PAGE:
Preparations are well underway for the Feast of Feasts, Christ’s Holy Resurrection.
Help is needed with the following Tasks:
At the Liturgy on Lazarus Saturday, we heard the extraordinary Gospel story of the raising of Lazarus the Four Days Dead. It is fixed in our minds with expressive icons and hymnology.
The joy of the miracle, through which many believed, is carried over to the Palm Sunday services. The church is decorated with a triumphal arch, and the congregation all hold green branches, as did the jubilant people in Jerusalem.
During Great Week the Matins of the day is held on the previous evening. The three Bridegroom Services at 7.00pm on Sunday, Monday and Tuesday have the overall theme of being prepared to meet the Bridegroom, Christ, as were the wise virgins. The Troparion (hymn) “Behold the Bridegroom cometh in the midst of the night…” is repeated three times during each service, but the theme differs each evening, culminating in the beautiful hymn written by Kassiani (b circa 820), a lament of the repentant Harlot.
Matins on Wednesday evening is the full Anointing service (sometimes called Holy Unction), for spiritual and physical health. It is for the healing of soul and body and is used for the sick throughout the year, though most usually in a shorter form. In the Greek tradition, this service has become part of Great Week. It is appropriate that the faithful should realise that they are not exempt from the guilt of the passion and death of Our Lord. However, the long prayers for the oil and the final anointing demonstrate God’s infinite love and overturn the natural order for those who are repentant.
The Vesperal Liturgy of the Last Supper on Great Thursday morning combines the teaching in Vespers with the Eucharist. The hymn “Of Thy Mystical Supper, O Lord, may I partake, for I will not tell of Thy Mysteries to Thine enemies, neither will I give Thee a kiss as did Judas, but like the Thief I will confess Thee. Remember me, O Lord, when thou cometh into Thy Kingdom” is sung instead of the usual Cherubic Hymn.
Twelve different Gospels are read at the Thursday evening Matins, which is really the matins for Great Friday. After the preliminary psalms, litanies and verses of matins, the rhythm of the Gospel reading is established within the framework of the rest of a festal matins. The texts are amazing, and the dramatic procession of the figure of Christ on the Cross through the church, before which we all prostrate, brings home the solemnity of what we are experiencing. Everyone in the congregation holds a candle alight while each Gospel is read, which brightens the church.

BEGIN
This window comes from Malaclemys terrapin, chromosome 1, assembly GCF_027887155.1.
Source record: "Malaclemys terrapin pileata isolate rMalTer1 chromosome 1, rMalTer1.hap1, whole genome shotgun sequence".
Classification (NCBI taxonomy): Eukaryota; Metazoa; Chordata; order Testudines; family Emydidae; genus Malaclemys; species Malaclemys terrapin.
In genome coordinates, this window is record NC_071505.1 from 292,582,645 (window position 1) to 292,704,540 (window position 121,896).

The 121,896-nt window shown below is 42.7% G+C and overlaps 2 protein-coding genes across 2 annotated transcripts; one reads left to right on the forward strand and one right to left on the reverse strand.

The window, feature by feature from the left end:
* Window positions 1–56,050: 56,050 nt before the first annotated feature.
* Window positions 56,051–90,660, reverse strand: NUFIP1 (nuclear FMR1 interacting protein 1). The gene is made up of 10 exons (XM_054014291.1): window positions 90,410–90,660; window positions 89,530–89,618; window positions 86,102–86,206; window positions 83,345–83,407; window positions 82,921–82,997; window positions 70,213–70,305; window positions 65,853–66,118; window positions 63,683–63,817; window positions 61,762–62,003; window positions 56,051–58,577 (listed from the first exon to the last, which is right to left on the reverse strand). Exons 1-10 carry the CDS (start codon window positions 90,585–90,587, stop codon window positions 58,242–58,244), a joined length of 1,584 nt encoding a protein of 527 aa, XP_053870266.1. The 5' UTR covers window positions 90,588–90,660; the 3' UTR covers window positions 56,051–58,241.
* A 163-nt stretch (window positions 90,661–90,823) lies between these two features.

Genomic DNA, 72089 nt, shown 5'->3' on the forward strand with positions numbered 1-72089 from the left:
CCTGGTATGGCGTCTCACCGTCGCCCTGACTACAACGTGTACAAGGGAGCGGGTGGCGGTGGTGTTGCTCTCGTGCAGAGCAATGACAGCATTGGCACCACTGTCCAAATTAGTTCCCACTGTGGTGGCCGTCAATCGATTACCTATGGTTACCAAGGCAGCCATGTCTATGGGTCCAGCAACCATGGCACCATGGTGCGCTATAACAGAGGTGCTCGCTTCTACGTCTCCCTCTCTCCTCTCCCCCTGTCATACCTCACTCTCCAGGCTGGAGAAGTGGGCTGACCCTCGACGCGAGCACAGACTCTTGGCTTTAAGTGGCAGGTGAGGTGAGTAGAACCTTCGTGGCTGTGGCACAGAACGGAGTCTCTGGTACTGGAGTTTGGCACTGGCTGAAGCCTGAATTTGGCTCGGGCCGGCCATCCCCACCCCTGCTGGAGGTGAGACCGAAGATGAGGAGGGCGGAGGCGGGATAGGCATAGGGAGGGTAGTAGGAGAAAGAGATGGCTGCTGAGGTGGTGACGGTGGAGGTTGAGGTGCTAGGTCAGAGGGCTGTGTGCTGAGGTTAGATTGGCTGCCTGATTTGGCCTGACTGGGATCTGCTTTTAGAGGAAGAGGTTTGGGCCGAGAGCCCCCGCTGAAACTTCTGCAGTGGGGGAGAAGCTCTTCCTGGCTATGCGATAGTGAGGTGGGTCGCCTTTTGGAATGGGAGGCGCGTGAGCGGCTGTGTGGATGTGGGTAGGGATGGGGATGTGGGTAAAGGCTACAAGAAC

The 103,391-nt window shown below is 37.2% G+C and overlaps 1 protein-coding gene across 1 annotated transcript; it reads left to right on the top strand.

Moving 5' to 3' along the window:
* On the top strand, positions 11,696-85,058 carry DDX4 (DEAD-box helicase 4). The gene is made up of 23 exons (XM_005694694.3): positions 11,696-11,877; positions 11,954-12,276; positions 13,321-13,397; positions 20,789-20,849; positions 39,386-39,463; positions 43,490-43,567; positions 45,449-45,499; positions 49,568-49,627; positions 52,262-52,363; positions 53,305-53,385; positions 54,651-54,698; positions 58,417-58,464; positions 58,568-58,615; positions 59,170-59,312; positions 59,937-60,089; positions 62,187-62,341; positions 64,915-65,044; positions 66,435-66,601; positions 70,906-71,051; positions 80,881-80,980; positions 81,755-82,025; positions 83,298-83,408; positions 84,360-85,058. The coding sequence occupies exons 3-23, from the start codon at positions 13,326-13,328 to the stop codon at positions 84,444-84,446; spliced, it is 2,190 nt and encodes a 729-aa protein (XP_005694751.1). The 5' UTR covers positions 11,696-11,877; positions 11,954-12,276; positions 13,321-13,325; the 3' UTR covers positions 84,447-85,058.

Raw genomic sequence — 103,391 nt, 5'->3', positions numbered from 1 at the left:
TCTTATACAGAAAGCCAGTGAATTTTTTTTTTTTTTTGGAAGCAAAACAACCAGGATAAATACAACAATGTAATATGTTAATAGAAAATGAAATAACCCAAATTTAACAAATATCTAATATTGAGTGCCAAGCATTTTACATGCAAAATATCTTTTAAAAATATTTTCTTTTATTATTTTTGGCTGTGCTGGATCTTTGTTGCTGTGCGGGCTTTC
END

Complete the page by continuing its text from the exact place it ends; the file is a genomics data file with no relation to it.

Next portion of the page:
On Friday morning, the Royal Hours will begin at 8.30am. This is an opportunity to quietly meditate on the events through Old Testament readings, Epistles and Gospels.
There will follow the bustle of making the Epitaphios canopy ready and beautifully decorated to receive Christ’s body in the visible form of an embroidered icon. This activity brings people together to do something specific for our crucified Lord.
During the Gospel reading at the Evening Vespers, the figure of Christ is taken down from the Cross, wrapped in a cloth and laid on the altar. This represents the tomb of Christ. While the Troparion “When he took you dead from the Tree, the Aramathaian prepared you with finest linen and myrrh” is sung, the congregation kneels as the Epitaphios is laid in the canopy. Again, we prostrate before and kiss the lifeless Body of Christ, represented in the icon.
It is at the service of the Lamentations (7.00pm) that the beautiful lament of the Mother of God is sung while the congregation stand around the Epitaphios holding lighted candles. When they finally come to the end, Matins is finally completed with the Great Doxology, and the burial procession with the Epitaphios makes its way out of the church. At the end of the service, the priest gives the faithful a flower to remain to dry in their icon corner until next year. There will be a collection at the Lamentations Service for the Archdiocese.